- low latency,
- speculative or partial results,
- the ability to flexibly reason about time
- controls for correctness,
- the power to perform complex analysis.
Label = true answer
Input = predictor variable(s): what you can use to predict the label
Example = input + corresponding label
Model = math function that takes input variables and creates approximation to
Training = adjusting model to minimize error
Prediction = using model on unlabeled data
Batch: a group of training data set or samples (estimated to 100-500 samples by batch).
During the learning and optimization process, instead of loading all the training dataset at once, they are loaded in sets of specific size. These sets are called batches.
Supervised learning: Data have label with the input
Unsupervised learning: Data does not have labels
Structured data consist of rows and columns
Regression model: Linear data representation (f : x -> y ), used when label is continuous. (e.g., tip: 3,8 baby weight : 7.9, etc)
- Linear Regression
- Regression Trees(e.g. Random Forest)
- Support Vector Regression (SVR)
Classification model curvy data representation, used when label has a discrete number of values or classes. Discrete number can only take certain values like rolling dice (1, 2, 3, 4, 5, 6)
Algorithms for classification
- Decision Trees
- Logistic Regression
- Naive Bayes
- K Nearest Neighbors
- Linear SVC (Support vector Classifier)
image source url here
Learning process to find the label: considering input value (x1, x2,…, xn)
- Attribute random weight to input value
- Run and compare the output of this batch an example (label + input value)
- Calculate error on labeled dataset
- Change the weights so that the error goes down. This change determines the learning rate
- If the error goes down, Evaluate the overall dataset
Weights/bias = parameters we optimize
Batch size = the amount of data we compute error on
Epoch = one pass through entire dataset ?????
Gradient descent = process of reducing error sed to find the best parameters related to weights
Evaluation = is the model good enough? Has to be done on full dataset
Training = process of optimizing the weights; includes gradient descent +
Neuron = one unit of combining inputs
Hidden layer = set of neurons that operate on the same set of inputs
Features = transformations of inputs, such as x^2
Feature engineering = coming up with what transformations to include
Mean Square Error: the loss measure for regression problems
Cross-entropy: the loss measure for classification problems
Accuracy = ∑Correct answer of ML/ Total
Precision = Positive Predictive Value : When ML says it is true :
∑ (True Positive + True Negative) / Total
Recall is true positive rate : ∑ True Positive/Total
More info : ML introduction
Pipeline: BigQuery + Cloud Storage
A Pipeline is a directed graph of steps: The beginning of this graph is called source, any performed step within this graph is called transformer, the end of this graph is called sink.
Source –> Transformer –> Sink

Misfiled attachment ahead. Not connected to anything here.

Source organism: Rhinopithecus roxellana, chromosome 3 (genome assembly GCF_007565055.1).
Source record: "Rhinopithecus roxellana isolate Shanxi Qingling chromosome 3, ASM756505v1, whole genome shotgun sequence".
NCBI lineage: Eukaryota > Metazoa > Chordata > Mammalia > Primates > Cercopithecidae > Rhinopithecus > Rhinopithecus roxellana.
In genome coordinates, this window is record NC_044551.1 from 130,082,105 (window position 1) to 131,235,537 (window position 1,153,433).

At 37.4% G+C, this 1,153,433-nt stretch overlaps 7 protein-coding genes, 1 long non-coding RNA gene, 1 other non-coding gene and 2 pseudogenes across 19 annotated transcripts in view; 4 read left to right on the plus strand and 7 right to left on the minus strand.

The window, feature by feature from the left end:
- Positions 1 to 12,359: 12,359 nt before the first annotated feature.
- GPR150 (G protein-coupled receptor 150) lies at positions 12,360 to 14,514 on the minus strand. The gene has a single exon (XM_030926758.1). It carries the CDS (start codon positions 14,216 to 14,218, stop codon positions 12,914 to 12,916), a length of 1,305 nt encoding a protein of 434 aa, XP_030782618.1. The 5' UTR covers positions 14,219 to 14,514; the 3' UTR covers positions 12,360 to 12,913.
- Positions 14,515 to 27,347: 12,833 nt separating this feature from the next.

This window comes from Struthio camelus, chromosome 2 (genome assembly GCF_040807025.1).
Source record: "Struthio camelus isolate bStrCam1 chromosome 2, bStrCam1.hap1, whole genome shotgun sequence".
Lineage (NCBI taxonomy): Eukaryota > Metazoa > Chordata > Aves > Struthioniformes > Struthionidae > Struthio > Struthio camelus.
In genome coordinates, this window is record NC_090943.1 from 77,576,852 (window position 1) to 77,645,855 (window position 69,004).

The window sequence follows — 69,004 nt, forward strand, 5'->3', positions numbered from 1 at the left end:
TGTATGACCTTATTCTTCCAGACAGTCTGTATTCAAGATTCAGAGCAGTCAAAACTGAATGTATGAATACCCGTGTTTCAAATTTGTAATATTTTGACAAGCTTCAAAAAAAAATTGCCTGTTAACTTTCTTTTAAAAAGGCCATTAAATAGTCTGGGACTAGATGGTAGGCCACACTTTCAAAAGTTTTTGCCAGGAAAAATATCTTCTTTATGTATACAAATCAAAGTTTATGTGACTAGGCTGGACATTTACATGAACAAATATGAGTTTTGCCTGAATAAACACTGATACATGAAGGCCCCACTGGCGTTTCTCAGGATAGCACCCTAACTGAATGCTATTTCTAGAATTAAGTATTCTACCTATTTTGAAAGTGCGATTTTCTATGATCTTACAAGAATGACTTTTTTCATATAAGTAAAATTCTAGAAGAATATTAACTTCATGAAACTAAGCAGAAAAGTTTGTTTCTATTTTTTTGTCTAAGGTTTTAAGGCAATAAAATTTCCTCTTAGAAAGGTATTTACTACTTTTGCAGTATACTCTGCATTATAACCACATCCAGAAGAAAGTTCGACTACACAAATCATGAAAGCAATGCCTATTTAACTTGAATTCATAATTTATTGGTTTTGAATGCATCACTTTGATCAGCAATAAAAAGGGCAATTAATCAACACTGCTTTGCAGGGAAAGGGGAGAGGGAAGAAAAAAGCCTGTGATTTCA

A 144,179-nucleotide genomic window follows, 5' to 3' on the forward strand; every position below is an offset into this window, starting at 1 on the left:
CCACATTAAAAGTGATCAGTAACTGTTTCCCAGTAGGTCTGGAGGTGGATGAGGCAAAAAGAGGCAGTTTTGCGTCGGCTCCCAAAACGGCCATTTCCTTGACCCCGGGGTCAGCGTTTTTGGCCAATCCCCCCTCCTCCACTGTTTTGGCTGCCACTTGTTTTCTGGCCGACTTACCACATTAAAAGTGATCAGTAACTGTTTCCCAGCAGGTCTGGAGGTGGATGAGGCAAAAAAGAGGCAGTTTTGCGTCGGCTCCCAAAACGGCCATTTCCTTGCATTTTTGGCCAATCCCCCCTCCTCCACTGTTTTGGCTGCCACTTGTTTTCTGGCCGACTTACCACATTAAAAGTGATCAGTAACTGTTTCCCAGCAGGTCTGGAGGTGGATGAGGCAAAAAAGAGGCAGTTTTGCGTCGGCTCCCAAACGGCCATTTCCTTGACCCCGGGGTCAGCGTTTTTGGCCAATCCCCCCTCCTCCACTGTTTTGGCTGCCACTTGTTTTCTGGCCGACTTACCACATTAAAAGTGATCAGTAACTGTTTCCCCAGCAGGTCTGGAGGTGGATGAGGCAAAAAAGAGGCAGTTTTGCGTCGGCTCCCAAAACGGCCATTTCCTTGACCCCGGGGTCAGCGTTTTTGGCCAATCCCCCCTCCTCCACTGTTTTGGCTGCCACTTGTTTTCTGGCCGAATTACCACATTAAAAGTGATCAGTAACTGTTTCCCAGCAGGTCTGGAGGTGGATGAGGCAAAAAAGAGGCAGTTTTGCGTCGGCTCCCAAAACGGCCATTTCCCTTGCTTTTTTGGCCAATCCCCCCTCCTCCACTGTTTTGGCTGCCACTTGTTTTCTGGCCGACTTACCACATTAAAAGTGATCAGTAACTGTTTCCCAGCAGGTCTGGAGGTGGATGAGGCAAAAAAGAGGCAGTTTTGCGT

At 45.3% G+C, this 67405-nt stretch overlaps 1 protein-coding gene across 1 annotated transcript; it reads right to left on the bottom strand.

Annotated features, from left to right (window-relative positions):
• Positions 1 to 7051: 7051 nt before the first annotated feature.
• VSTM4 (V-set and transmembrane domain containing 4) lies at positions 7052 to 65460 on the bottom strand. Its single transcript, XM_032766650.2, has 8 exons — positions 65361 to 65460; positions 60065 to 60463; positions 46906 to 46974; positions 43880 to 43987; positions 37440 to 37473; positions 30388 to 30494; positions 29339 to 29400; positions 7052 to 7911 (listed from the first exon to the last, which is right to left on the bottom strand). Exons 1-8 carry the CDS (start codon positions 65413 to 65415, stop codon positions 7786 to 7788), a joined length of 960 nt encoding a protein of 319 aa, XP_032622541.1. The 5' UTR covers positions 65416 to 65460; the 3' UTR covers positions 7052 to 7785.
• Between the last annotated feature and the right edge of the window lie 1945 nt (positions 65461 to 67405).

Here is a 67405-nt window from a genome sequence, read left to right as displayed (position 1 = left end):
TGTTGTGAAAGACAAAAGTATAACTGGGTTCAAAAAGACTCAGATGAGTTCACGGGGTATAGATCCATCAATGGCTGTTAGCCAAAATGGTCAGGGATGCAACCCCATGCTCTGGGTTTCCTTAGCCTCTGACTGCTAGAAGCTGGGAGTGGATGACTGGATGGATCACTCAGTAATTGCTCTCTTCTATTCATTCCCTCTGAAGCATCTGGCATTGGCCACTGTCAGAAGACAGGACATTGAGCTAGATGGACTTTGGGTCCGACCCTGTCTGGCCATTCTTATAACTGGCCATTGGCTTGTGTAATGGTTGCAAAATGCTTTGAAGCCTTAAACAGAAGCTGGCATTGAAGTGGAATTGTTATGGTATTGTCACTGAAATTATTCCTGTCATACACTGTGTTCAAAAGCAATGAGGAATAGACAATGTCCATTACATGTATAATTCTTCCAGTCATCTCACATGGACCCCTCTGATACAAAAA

A pipeline is executed on the cloud by a Runner; each step is elastically scaled.
A pipeline process :
- Read in data,
- transform it,
- write out
A pipeline developer can branch, merge, use if-then statements, etc.
Data in a pipeline are represented by PCollection
○ Supports parallel processing
○ Not an in-memory collection; can be unbounded
ParDo allows for parallel processing acting on one item at a time .
○ Filtering (choosing which inputs to emit)
○ Converting one Java type to another
○ Extracting parts of an input (e.g., fields of TableRow)
○ Calculating values from different parts of inputs
Setting Up DataLab
gcloud auth list
gcloud config set core/project <PROJECT_ID>
gcloud config set compute/zone us-central1-f
datalab create –no-create-repository –machine-type n1-standard-2 image-class
If you lose connection to Datalab for some reason, use this command to reconnect:
datalab connect –zone us-central1-c –port 8081 my-datalab
When creating a notebook, you need to define directories for
Preprocessing uses a Dataflow pipeline to convert the image format, resize images, and run the converted image through a pre-trained model to get the features or embeddings. You can also do this step using alternate technologies like Spark or plain Python code if you like.
bq ls publicdata:
bq ls <tablename>
bq show <tablename>.<schemaname>
bq show publicdata:samples.shakespeare
bq help query
bq query « SELECT word, corpus, COUNT(word) FROM publicdata:samples.shakespeare WHERE word CONTAINS ‘huzzah’ GROUP BY word, corpus »
This is my summary of the Google cloud quick start for Kubernetes found here.
In Kubernetes Engine, a container cluster consists of at least one cluster master and multiple worker machines called nodes. These master and node machines run the Kubernetes cluster orchestration system.
- Cluster master runs the Kubernetes control plane processes, including the Kubernetes API server, scheduler, and core resource controllers. deciding what runs on all of the cluster’s nodes. e.g., scheduling workloads, like containerized applications, and managing the workloads’ lifecycle, scaling, and upgrades.
- Nodes run (i) Docker runtime (ii) Kubernetes node agent (
kubelet) which communicates with the master and responsible for starting and running Docker containers scheduled on that node. (Node machine type
n1-standard-1, with 1 virtual CPU and 3.75 GB of memory, OS image can be specialized).
- Kubernetes API calls : The master and nodes also communicate using Kubernetes APIs, directly via HTTP/gRPC, or indirectly, by running commands from the Kubernetes command-line client (kubectl) or interacting with the UI in the GCP Console.
- In Kubernetes Engine, there are also a number of special containers that run as per-node agents to provide functionality such as log collection and intra-cluster network connectivity.
Création d’une API Node.Js avec IBM Blumix